According to the Alzheimer’s Association a startling 5.3 million people in the United States alone suffer with Alzheimer’s disease spending a whopping $172 billion dollars a year in related costs. Despite awareness and research into this troublesome and life robbing disease the rate of death from Alzheimer’s rose 46.1% from 2000 to 2006.

These statistics are one reason why November is such an important month for those suffering from Alzheimer’s as well as those caring for loved ones suffering from Alzheimer’s disease. November is National Alzheimer’s Awareness Month.

Whether or not you know or care for someone with Alzheimer’s disease it’s vital to be aware of early warning signs of Alzheimer’s and do all you can to help them live the most vibrant and full life even with this sometimes confusing disease. If you don’t know anyone with this devastating disease pass this information on to someone who does.

Alzheimer’s is a disease of the brain causing dementia. In fact, Alzheimer’s is the most common culprit of disturbing dementia. In this disease the brain is attacked and everyday functions that many of us take for granted become impossible or at best extremely difficult to do.

The Hearing Loss and Alzheimer’s Connection
You may be wondering by now what Alzheimer’s has to do with hearing loss. Hearing loss and Alzheimer’s, as well as dementia from other causes, can be intricately connected.

When you think about Alzheimer’s disease one of the more common problems associated with this disease is the inability (or compromised ability) to communicate. Many times Alzheimer’s patients in the later stages of the disease seem to be in their own world, often not responding to others or stimuli within their environment that we would expect them to notice.

Conversations go on without them, questions are asked but remain unanswered, in fact much of the time the Alzheimer’s patient seems completely unaware that questions or discussion are even occurring in their midst.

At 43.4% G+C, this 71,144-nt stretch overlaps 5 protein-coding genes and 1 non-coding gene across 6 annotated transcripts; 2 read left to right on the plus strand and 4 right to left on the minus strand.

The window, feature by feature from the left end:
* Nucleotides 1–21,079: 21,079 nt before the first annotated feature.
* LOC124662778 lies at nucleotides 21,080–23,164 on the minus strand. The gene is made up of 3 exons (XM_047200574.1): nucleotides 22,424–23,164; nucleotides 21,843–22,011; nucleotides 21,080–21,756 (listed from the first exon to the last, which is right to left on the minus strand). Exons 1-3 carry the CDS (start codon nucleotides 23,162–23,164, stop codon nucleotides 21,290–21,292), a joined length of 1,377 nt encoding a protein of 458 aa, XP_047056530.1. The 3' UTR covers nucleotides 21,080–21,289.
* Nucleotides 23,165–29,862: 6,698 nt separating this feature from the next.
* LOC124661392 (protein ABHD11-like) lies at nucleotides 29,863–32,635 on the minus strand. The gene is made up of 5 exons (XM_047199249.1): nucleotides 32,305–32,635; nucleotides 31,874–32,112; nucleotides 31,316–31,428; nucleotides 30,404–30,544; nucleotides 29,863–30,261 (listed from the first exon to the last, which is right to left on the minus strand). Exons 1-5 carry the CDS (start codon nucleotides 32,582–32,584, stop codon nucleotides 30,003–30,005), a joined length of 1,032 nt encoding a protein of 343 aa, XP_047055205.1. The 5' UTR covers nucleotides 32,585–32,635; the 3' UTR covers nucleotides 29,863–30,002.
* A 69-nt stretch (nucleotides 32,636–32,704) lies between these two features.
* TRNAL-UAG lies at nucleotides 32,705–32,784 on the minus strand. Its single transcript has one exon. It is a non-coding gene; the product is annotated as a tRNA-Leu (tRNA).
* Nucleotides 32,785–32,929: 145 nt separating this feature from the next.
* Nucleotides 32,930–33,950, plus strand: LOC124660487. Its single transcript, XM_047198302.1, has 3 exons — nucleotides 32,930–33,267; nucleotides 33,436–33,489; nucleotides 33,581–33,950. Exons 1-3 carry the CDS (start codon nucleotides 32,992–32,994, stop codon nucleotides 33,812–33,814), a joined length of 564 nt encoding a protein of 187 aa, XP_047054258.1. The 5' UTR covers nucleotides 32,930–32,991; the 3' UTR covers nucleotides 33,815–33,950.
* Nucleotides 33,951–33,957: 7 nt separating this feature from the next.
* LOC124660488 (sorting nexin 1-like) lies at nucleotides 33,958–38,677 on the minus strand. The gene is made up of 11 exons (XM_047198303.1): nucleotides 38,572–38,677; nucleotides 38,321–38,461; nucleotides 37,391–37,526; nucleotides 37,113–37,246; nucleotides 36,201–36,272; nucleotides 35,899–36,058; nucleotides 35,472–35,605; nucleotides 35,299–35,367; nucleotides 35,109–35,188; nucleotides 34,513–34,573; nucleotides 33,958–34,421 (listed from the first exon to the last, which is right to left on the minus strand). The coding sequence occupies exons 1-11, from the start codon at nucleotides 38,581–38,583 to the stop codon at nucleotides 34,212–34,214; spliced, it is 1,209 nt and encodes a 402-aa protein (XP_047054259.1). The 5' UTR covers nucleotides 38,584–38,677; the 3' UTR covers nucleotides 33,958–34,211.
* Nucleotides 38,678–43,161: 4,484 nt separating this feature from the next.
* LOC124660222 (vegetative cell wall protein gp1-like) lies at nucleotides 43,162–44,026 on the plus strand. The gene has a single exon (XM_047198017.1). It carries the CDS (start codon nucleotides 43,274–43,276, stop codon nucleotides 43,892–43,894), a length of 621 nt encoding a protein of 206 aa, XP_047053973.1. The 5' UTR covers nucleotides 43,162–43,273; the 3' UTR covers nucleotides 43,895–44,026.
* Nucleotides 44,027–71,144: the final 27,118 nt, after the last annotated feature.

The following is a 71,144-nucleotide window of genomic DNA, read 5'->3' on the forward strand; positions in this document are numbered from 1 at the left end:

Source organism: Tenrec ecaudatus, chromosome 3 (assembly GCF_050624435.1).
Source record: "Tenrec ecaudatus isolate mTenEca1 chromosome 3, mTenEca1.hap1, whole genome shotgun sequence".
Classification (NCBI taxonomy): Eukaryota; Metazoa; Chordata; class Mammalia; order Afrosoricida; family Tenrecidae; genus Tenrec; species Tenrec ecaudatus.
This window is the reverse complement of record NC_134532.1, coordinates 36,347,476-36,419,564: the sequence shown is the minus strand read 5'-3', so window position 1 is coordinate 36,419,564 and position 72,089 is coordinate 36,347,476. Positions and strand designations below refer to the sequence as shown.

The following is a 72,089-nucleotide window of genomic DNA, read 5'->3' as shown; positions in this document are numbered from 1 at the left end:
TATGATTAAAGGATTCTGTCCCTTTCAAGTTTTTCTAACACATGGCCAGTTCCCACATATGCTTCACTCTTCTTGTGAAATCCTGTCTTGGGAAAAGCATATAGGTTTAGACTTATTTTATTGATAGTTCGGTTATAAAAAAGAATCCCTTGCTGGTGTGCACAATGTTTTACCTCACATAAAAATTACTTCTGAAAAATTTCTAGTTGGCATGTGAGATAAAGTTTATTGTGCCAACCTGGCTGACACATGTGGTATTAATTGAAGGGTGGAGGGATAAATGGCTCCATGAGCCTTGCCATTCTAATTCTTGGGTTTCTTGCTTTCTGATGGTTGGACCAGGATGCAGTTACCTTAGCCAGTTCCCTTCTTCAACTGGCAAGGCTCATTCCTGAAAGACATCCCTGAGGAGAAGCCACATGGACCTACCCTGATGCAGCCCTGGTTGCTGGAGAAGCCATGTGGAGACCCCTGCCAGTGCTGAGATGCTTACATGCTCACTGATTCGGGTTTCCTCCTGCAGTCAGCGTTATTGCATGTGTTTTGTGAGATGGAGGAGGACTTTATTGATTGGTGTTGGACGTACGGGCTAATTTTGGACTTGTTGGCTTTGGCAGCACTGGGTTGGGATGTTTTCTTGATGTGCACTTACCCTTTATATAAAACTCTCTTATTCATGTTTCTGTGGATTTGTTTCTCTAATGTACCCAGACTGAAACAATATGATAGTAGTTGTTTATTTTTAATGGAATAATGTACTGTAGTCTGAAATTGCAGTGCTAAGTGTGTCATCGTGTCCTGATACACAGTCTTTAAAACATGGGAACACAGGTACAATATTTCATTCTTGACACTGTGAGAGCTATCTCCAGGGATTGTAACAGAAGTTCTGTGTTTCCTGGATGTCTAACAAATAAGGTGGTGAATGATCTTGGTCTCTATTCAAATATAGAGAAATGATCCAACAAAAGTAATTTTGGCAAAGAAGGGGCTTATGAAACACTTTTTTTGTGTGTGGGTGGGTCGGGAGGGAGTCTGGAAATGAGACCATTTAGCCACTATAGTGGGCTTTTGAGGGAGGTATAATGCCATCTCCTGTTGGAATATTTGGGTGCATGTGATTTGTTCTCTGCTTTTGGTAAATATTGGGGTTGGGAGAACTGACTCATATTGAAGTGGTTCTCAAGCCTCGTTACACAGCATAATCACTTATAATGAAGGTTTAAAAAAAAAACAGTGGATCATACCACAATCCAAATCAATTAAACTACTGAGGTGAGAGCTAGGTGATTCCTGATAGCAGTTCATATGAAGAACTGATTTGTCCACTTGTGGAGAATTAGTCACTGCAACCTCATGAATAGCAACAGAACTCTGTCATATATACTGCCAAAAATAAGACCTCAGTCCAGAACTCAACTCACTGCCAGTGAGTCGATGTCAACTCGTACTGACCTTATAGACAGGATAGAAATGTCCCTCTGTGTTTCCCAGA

Now consider for a moment what the same situation would look like with a person with moderate to severe hearing loss. Once again questions would go unanswered, conversations would remain very much one sided, and the caregiver, unless they were aware of the hearing loss, would find it difficult if not impossible to communicate with this person.

How Hearing Loss Treatment Improves Alzheimer’s Patients Quality of Life
Now consider for a moment the person you know with Alzheimer’s. Do they struggle with similar communication issues as discussed here? Could it be that in addition to Alzheimer’s they have a problem with hearing loss? Are they missing out on stimuli in their environment to keep their brain active?

Diagnosing a hearing loss in someone suffering with Alzheimer’s can be a huge relief for both the sufferer and their caregivers. Hearing loss compounds the Alzheimer patients ability to communicate and this decreased communication is often completely attributed to Alzheimer’s when often it’s a separate, treatable hearing loss problem to blame.

When someone suffers with Alzheimer’s their cognitive function is often decreased making it very difficult for them to on their own realize they have a hearing loss problem let alone communicate to others.

According to the Better Hearing Institute (BHI) research shows that hearing loss can significantly and negatively impact an older person’s declining cognitive dysfunction. When hearing loss and Alzheimer’s are found together this person has usually been experiencing serious and varied problems from the combination of the problems that have been previously blamed solely on the Alzheimer’s.

BHI states that research shows that the use of hearing aids along with other services decreases the Alzheimer patients suffering with the following:

  • Depression
  • Passivity
  • Negativism
  • Disorientation
  • Anxiety
  • Social isolation
  • Loss of independence
  • Decreasing cognitive function

These are all important parts of a person’s life that a simple hearing test to determine and then appropriately treat hearing loss can change for the better.

With the increase in Alzheimer’s as well as a rapidly growing senior population it’s vital that family and friends become aware of early warning signs for Alzheimer’s as well as hearing loss.

Give the Gift of Hearing

The holidays bring about many family gatherings and social events. If you notice that one of your loved ones seems to be exhibiting any of the signs for Alzheimer’s or hearing loss take action. Early detection with any physical impairment or disease is the first step to treating and potentially solving the problem.

When it comes to hearing loss there are so many options for people who suffer from this today. Hearing aids along with making television, computers, and phones more accessible for those with hearing loss is easy, affordable and can make an enormous difference in the lives of those living with hearing loss. It is even more important to diagnose hearing loss for someone also suffering from Alzheimer’s disease.